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CSNews Exclusive: 2010 Is Year for Buying, Selling

NEW YORK -- In what could be likened to an alignment of the planets, several factors are coming together to make 2010 an improved year for business owners looking to sell and potential buyers wanting to grow or start a business, according to an expert at, an Internet-based business for sale marketplace.

"We do expect [business transactions] to continue a resurgence for 2010 vs. 2009," Mike Handelsman, general manager of, told CSNews Onine. "As capital eases, that will spur the market, but we don't know when that will happen."

As first reported exclusively by CSNews Online Jan. 20, convenience store transaction activity was mired in the country's economic recession in 2009, but was expected to turn around in 2010. Sales of c-store businesses in 2009 were down 40 percent compared to the previous year, while fourth quarter data showed convenience industry sales climate improved, closing the year with a 20-percent drop in number of transactions closed, according to's most recent Insight Report.

So far in 2010, Handelsman said business transactions are still gaining, partly due to historic factors.

"January is the strongest month of the year for small business transactions. A lot of people get through the holidays -- a peak season for business -- and then decide it's time to sell, or their New Year's resolution is to exit the business. And it's the same on the buyers' side, they get to the end of the year and become introspective on life and get started on their dream to buy a business," Handelsman told CSNews Online. "I see a resurgence in January vs. the fourth quarter in transactions closed and listings."

While double-digit unemployment numbers increase demand for small businesses as people look to buy jobs, "the difference from historical cycles is there is little capital available for aspiring small business buyers," he said.

But potential federal legislation designed to increase small business lending -- if effective -- could be a catalyst for making capital available for deals, Handelsman noted.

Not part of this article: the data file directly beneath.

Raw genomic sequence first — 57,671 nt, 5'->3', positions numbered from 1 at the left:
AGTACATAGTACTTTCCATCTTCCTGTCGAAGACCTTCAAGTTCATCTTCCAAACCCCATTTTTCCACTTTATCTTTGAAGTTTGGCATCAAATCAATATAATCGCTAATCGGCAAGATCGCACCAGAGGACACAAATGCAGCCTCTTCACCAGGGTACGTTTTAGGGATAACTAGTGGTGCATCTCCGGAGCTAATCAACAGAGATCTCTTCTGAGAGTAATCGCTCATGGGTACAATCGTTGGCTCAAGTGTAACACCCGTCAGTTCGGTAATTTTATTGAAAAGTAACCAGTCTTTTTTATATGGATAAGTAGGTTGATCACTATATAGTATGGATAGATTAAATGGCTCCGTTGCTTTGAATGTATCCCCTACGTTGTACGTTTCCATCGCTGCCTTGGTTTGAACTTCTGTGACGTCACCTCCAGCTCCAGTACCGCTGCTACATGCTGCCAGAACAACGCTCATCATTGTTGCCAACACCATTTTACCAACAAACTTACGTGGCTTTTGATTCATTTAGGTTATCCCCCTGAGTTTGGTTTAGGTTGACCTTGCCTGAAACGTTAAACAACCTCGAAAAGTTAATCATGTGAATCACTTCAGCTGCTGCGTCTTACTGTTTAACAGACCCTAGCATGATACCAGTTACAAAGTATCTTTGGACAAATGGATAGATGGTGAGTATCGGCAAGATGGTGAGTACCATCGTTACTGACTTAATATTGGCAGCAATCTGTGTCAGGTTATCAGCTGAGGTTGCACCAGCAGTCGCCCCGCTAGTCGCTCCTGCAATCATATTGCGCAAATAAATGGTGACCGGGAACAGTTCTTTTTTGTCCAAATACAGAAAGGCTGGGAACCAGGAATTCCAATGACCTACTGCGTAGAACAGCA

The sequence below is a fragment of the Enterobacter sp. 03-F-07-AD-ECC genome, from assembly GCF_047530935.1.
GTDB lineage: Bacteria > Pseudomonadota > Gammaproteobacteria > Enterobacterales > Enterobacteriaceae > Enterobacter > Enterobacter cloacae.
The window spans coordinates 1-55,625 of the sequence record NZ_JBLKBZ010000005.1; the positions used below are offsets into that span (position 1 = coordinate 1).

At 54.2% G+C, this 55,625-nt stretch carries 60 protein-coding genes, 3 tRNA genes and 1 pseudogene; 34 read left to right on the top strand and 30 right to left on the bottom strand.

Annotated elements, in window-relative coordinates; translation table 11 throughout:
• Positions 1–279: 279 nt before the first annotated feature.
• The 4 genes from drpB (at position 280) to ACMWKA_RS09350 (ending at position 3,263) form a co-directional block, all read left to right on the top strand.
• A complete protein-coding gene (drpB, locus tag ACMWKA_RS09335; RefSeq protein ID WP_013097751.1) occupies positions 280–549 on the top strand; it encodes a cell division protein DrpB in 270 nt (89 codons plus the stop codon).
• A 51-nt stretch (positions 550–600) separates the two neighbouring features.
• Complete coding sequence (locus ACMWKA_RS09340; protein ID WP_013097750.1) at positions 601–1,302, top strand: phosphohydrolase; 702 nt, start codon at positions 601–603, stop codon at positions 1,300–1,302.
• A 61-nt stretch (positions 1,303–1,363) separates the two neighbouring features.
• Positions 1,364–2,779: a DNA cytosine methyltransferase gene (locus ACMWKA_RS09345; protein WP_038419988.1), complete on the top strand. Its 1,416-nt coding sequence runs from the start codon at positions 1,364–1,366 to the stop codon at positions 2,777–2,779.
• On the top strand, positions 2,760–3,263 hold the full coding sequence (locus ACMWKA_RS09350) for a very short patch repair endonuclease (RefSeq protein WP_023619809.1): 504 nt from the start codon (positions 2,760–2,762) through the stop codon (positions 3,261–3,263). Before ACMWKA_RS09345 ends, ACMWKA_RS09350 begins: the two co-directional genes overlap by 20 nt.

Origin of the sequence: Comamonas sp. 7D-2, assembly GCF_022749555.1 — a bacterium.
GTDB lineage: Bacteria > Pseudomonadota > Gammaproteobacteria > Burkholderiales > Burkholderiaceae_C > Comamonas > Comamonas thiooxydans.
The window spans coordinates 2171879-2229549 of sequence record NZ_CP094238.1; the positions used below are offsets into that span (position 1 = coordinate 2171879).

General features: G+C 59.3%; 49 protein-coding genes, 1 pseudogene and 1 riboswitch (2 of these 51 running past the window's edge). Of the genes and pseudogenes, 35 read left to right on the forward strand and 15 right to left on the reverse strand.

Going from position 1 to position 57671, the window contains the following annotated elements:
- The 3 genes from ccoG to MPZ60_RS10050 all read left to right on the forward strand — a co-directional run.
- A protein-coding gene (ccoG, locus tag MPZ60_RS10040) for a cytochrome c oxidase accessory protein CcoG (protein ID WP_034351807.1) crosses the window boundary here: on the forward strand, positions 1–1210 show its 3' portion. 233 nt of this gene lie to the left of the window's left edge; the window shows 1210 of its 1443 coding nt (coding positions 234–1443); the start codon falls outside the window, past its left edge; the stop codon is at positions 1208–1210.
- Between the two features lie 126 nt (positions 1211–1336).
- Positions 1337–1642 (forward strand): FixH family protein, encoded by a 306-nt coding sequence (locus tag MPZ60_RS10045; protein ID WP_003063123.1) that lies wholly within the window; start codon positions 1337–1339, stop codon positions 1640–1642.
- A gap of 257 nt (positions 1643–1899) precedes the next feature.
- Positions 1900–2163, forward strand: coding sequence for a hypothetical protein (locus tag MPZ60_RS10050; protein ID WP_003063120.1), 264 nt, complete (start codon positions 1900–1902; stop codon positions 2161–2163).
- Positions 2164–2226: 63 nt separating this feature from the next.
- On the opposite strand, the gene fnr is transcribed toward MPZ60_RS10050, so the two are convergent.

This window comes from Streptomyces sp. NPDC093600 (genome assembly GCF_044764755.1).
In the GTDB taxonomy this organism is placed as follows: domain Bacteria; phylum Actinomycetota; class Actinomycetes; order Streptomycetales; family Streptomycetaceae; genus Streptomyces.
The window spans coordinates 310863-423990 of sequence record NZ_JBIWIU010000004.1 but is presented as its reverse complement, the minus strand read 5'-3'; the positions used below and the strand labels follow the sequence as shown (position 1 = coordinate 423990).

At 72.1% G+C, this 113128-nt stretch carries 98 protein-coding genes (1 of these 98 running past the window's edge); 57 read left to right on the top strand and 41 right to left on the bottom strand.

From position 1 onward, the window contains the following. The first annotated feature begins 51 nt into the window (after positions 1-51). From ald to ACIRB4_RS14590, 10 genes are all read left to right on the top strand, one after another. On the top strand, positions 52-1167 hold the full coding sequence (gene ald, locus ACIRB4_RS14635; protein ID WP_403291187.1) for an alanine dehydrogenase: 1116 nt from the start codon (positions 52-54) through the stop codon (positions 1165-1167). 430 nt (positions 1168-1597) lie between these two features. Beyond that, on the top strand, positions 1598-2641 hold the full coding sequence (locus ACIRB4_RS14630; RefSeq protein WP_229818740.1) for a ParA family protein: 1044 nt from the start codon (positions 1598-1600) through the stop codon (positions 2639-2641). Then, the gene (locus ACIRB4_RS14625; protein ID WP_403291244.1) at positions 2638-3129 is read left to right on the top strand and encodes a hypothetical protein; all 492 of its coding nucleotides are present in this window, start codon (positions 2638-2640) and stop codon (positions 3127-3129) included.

"[Lending] is the missing link to improving the [rate of] small business transactions. Unemployment is high and sellers have been waiting to sell," he explained. "The missing piece is capital availability, and as the government makes it more available, that will spur transactions."

Other factors pointing to an improved market in 2010 were detailed in's most recent Insight Report, and include:

-- Latent supply coming up for sale.
-- Unemployed workers seeking jobs.
-- Easing credit for buyers.
-- Baby boomer small-business owners looking to retire.

Handelsman did provide one caveat to the resurgence. "I don't feel there will be a dramatic change in the big picture. It is still a challenging market."

For those business owners who must complete a deal, Handelsman said there is a changing dynamic in the market that could help -- seller financing.

"Before late 2008 when the crisis started, small business transactions were funded through banks backed by the Small Business Administration (SBA) program. But because that is less available now, business owners who really want to sell are being forced to offer seller financing to make deals happen," he said, explaining this is when a buyer provides the down payment for the sale, and the seller issues a note to the buyer for the remaining transaction balance, which the buyer will pay directly to the seller over time.

"For sellers who really want to exit the business in the current environment, they must consider offering seller financing."

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Obama Cites Small Businesses as Economy Cure
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